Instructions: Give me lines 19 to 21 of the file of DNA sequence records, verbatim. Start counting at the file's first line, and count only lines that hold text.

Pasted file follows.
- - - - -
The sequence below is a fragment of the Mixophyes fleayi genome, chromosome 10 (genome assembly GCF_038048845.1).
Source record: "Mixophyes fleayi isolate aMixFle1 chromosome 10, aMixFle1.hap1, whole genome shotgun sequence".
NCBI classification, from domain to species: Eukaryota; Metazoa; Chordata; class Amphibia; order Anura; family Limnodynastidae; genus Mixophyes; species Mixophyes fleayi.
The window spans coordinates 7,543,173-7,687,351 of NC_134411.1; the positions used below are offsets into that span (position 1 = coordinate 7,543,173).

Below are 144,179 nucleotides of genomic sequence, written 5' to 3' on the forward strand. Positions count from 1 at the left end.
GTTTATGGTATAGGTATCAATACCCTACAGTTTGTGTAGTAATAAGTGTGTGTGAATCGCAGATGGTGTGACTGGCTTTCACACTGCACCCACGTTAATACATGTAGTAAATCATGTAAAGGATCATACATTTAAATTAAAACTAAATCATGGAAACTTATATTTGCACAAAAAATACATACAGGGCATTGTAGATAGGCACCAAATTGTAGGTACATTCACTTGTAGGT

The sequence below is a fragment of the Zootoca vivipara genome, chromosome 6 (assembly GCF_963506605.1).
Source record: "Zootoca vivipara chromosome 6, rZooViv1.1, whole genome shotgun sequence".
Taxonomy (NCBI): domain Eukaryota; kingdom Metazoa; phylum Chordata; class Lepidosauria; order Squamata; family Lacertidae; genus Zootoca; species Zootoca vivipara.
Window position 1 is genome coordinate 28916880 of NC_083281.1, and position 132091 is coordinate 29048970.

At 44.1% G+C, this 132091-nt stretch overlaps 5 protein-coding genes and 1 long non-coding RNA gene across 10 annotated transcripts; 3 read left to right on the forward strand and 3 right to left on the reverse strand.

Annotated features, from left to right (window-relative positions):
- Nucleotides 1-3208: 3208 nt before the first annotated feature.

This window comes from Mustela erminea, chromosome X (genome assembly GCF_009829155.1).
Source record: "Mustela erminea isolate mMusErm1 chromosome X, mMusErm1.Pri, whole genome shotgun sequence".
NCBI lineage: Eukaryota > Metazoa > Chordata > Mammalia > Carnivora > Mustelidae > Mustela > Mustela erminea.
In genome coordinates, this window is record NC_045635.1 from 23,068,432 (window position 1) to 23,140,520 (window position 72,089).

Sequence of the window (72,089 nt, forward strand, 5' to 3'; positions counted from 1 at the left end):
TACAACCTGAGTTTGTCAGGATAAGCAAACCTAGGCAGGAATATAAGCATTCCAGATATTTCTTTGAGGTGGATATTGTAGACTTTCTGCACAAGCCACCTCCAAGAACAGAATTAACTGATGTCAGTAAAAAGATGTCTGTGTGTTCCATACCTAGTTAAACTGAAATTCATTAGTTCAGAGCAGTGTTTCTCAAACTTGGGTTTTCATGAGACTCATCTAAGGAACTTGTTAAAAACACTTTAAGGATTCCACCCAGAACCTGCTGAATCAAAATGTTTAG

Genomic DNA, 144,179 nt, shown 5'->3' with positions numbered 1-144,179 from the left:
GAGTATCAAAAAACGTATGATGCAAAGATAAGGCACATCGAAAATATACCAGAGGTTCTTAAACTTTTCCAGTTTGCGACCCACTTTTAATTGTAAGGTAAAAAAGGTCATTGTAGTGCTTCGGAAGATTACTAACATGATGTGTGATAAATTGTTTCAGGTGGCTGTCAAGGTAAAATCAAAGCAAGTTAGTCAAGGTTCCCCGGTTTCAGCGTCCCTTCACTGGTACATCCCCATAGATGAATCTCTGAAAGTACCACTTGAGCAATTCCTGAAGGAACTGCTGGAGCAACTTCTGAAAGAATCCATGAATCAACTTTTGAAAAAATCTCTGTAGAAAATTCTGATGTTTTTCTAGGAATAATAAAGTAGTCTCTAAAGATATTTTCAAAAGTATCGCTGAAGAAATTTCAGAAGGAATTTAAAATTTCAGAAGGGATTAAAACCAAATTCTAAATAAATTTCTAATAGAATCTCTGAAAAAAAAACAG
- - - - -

TACAACCTGAGTTTGTCAGGATAAGCAAACCTAGGCAGGAATATAAGCATTCCAGATATTTCTTTGAGGTGGATATTGTAGACTTTCTGCACAAGCCACCTCCAAGAACAGAATTAACTGATGTCAGTAAAAAGATGTCTGTGTGTTCCATACCTAGTTAAACTGAAATTCATTAGTTCAGAGCAGTGTTTCTCAAACTTGGGTTTTCATGAGACTCATCTAAGGAACTTGTTAAAAACACTTTAAGGATTCCACCCAGAACCTGCTGAATCAAAATGTTTAG

Genomic DNA, 144,179 nt, shown 5'->3' with positions numbered 1-144,179 from the left:
GAGTATCAAAAAACGTATGATGCAAAGATAAGGCACATCGAAAATATACCAGAGGTTCTTAAACTTTTCCAGTTTGCGACCCACTTTTAATTGTAAGGTAAAAAAGGTCATTGTAGTGCTTCGGAAGATTACTAACATGATGTGTGATAAATTGTTTCAGGTGGCTGTCAAGGTAAAATCAAAGCAAGTTAGTCAAGGTTCCCCGGTTTCAGCGTCCCTTCACTGGTACATCCCCATAGATGAATCTCTGAAAGTACCACTTGAGCAATTCCTGAAGGAACTGCTGGAGCAACTTCTGAAAGAATCCATGAATCAACTTTTGAAAAAATCTCTGTAGAAAATTCTGATGTTTTTCTAGGAATAATAAAGTAGTCTCTAAAGATATTTTCAAAAGTATCGCTGAAGAAATTTCAGAAGGAATTTAAAATTTCAGAAGGGATTAAAACCAAATTCTAAATAAATTTCTAATAGAATCTCTGAAAAAAAAACAG